By the help of your God, hold fast to love and justice, and wait continually for your God. (Hosea 12:6)
To those who are content with a feeble Christian life, continual waiting on God appears to be a luxury beyond what is essential to be a good Christian. But all who are praying the prayer, “Lord, make me as holy as a pardoned sinner can be made! Keep me as bear to you as it is possible for me to be! Fill me as full of your love as You are willing to do!”- all such believers feel at once this is something that must be had. They feel there can unbroken fellowship with God, no full abiding in Christ, no maintaining of victory over sin and readiness for service, without waiting continually on the Lord.
Many think that with the duties of life, such continual waiting is out of the question. They cannot always be thinking of it. Even when they wish to, they forget.
They do not understand that this is a matter of the heart, and that what the heart is full of, occupies it- even when the thoughts are otherwise engaged. A father’s heart may be continuously filled with intense love and longing for a sick wife or a child at a distance, even though pressing business requires all his thoughts. When the heart has learned how powerless it is, even for one moment, to keep itself or bring forth any good, when it has learned how surely and truly God will keep it- when in despair of self it has accepted God’s promise to do for it the impossible- it learns to rest in God. In the midst of occupations and temptations, it can wait continually.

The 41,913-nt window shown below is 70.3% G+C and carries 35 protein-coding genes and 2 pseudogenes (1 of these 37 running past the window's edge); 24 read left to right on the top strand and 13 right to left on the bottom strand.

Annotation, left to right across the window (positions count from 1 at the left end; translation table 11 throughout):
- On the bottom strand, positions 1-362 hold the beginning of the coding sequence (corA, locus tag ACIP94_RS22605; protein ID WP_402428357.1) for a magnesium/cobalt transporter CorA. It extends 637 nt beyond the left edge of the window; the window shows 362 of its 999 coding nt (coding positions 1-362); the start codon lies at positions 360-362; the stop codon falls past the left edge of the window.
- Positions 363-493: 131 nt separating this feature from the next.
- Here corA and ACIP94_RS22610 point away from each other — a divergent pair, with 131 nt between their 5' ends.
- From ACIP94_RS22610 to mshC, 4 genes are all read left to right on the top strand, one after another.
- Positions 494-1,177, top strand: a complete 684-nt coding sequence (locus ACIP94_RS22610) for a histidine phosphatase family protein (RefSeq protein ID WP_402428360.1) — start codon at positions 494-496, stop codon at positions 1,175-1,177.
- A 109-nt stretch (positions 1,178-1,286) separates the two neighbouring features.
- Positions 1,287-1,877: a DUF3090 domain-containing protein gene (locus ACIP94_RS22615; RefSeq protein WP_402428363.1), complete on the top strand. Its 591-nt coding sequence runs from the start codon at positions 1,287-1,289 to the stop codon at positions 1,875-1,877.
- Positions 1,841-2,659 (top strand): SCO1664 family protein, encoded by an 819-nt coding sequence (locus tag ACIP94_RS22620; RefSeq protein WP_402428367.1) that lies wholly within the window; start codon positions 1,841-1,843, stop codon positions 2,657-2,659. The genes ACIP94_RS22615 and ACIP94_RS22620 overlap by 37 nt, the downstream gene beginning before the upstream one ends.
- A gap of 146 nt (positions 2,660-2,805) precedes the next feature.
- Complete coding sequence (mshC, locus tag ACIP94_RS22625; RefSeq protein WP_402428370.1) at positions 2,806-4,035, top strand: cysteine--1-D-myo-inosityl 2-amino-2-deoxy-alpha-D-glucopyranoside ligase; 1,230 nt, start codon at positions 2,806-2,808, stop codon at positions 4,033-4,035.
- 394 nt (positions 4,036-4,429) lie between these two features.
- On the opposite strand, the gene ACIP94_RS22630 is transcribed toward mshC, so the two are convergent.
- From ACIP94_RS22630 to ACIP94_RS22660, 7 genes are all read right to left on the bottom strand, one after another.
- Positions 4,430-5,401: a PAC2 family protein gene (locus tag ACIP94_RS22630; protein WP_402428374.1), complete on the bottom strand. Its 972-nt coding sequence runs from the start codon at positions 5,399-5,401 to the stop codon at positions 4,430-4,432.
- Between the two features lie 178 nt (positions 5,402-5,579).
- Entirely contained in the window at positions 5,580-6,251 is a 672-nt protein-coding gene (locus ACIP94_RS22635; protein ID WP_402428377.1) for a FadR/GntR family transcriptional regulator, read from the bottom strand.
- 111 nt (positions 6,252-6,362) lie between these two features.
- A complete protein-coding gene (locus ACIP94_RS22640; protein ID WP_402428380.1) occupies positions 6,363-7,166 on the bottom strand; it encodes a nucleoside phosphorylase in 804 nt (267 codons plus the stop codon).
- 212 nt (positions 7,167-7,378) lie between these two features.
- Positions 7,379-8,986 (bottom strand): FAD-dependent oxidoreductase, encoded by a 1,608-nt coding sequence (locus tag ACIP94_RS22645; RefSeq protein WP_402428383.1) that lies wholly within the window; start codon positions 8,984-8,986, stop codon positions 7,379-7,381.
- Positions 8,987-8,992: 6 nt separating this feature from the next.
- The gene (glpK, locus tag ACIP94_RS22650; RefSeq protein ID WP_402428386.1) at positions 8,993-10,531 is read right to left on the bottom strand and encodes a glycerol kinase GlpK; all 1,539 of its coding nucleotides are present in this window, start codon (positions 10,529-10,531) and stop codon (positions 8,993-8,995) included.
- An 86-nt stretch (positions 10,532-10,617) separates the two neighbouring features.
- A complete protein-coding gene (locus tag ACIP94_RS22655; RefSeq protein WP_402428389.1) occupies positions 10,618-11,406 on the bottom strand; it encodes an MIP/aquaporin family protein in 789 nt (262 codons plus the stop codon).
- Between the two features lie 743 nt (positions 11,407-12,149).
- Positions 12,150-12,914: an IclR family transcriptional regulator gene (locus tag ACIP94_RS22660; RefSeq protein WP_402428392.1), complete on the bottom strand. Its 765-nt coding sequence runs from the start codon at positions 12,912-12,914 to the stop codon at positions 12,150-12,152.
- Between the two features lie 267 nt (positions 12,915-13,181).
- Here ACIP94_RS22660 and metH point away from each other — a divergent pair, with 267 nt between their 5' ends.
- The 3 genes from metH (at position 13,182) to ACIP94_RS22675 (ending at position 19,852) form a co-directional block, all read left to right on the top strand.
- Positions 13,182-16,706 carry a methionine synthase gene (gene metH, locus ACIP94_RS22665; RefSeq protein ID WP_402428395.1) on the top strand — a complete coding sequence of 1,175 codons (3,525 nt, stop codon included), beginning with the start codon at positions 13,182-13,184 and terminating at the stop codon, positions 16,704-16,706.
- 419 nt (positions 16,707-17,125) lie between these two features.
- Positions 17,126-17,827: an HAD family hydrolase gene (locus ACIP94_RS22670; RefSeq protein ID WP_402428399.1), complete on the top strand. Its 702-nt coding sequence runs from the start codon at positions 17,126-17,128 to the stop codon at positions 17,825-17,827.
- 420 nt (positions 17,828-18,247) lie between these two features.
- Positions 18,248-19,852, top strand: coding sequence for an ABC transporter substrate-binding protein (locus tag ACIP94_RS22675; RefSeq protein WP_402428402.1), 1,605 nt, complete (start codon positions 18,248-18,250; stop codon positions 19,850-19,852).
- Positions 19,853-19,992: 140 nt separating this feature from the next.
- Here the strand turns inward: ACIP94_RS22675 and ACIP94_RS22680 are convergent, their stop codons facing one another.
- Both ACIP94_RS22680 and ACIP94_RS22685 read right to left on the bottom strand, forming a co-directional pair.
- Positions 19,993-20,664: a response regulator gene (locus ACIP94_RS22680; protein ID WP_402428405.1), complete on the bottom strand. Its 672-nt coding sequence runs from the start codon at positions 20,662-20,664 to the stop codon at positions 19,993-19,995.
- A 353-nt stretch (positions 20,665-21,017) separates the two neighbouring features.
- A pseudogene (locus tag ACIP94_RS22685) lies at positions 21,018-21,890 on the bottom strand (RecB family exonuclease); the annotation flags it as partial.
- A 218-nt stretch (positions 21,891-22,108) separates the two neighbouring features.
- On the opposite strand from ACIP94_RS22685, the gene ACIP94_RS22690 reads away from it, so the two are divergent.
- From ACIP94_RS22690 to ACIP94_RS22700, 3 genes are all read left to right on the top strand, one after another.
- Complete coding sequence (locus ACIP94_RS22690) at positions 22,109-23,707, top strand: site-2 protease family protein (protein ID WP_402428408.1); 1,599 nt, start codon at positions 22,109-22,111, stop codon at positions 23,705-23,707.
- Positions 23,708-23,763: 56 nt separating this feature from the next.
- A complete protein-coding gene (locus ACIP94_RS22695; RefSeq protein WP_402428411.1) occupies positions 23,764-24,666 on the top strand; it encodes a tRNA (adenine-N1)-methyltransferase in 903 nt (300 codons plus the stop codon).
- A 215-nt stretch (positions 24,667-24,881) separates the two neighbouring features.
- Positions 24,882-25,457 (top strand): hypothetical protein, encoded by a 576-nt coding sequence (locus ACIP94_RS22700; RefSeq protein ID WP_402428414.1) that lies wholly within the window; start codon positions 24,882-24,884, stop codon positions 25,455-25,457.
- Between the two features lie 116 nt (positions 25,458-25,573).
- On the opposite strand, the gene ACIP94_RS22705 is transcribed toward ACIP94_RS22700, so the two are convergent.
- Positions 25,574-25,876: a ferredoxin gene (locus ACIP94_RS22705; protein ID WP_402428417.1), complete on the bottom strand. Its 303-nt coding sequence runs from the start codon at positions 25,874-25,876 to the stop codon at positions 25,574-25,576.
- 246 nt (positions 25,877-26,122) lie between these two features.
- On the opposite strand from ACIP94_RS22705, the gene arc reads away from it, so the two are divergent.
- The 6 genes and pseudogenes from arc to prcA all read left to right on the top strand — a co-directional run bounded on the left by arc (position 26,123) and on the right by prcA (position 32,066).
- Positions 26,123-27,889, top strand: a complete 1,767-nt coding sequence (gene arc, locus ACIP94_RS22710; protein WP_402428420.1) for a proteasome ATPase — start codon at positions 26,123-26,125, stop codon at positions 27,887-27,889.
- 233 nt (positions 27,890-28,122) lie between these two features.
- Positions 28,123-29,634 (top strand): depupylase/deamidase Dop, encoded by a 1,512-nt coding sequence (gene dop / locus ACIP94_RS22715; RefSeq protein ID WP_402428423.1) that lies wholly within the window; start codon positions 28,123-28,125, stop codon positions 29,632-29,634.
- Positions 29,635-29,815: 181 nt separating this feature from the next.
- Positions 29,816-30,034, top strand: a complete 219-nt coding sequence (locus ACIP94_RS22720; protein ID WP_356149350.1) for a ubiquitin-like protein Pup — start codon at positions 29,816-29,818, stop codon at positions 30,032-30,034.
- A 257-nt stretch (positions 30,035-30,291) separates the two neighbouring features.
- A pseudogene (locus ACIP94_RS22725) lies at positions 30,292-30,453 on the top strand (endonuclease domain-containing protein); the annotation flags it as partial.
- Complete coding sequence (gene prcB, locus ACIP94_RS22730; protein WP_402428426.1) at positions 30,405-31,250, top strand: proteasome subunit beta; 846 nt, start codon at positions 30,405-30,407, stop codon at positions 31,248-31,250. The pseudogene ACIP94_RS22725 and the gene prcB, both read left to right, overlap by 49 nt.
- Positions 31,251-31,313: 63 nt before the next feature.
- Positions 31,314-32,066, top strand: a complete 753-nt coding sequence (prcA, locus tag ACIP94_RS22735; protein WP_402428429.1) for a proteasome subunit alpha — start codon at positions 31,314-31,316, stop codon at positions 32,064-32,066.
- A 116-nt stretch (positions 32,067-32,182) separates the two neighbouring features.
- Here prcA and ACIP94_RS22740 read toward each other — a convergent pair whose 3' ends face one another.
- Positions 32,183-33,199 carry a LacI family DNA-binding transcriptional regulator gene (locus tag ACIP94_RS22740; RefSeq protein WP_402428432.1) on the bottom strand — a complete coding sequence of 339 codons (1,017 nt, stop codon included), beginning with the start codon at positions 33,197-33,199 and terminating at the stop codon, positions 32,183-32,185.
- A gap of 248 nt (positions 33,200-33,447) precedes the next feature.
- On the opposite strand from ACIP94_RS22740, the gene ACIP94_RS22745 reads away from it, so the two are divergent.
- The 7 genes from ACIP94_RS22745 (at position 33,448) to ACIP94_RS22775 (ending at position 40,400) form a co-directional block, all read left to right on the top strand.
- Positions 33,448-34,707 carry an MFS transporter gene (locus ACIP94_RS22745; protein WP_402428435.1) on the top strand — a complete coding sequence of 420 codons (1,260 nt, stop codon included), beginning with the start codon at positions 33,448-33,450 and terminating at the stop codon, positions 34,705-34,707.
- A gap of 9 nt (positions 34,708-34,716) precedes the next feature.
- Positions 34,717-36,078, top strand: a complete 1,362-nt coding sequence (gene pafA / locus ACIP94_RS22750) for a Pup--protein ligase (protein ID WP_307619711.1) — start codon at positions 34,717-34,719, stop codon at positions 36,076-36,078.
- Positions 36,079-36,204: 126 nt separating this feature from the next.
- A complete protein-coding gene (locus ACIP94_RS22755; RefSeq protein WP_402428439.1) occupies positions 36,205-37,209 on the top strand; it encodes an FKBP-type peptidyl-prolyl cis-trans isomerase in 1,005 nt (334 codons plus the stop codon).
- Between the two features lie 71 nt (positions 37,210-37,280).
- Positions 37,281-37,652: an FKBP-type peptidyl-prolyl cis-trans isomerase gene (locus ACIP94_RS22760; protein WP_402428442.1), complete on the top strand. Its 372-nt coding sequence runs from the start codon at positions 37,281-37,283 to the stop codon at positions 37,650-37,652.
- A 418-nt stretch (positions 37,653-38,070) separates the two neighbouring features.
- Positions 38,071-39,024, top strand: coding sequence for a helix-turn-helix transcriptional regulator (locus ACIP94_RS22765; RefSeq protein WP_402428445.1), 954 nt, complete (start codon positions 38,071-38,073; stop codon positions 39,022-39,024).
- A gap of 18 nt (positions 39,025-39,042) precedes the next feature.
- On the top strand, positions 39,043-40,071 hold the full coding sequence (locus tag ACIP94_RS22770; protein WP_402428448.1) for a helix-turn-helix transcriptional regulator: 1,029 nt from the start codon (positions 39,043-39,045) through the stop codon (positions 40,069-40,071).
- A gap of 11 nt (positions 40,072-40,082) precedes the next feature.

What God expects of me- what is well-pleasing in His sight- is what God want me to be, and waits to make me. Let it be said also what I want to be, and wait for Him to make me, every moment.
One day as Jesus was walking by the seaside, He saw two fishermen, Peter and Andrew. He called them to come and follow Him. In that call He says, “Come follow Me and I will make you….” The phrase, “I will make you,” is critical for us to see. Many Christians have given themselves the impossible assignment of living in such a way as to continuously please God. They make rules and restrictions and the like and to some degree outwardly model the Christ life. Edgar Allen Poe in one of his stories uses the phrase, “the tell, tell heart.” In his story, the murderer has covered up the body and has for all purposes hidden all the evidence but he hears this heartbeat- its actually his own- which he thinks is the still beating heart of his victim. This is us. We may be able to dress up and show up at church and for all outward appearances appear to be righteous. We may say the right words, perform the right rituals and do the right things but our tell-tell hearts beat loudly and say that at best our righteousness is nothing more than filthy rags. Oh the foolishness of trying to make ourselves acceptable to God. We read of those in the Old Testament who through continuous sacrifices and rule keeping attempted to do so and we find they always seemed to come up short. We find others in the Old Testament whose heart was given fully to the Lord and even in their colossal failures, the redemptive power of God restored them into relationship with Him. Consider David, for example. There may be no other who had the heights or the depths that David had in his life. You can see that in his psalms. There are those moments such as the shepherd boy on the hills who wrote such words as we find in Psalm 8: “When I see the heavens…what is man that You are mindful of him….”; or Psalm 23: “The Lord is my Shepherd, I shall not want.” Think about the conquest of Goliath and his crowing as king over Israel. What great heights these were. Remember his ecstatic entry into Jerusalem bring home the Ark. Then there are the depths: pursued by King Saul, the death of his friend Jonathan, his sin with Bathsheba and the execution of her husband, Absalom, his son rising to overthrow the throne and then Absalom’s death. Yet God speaks these words about David;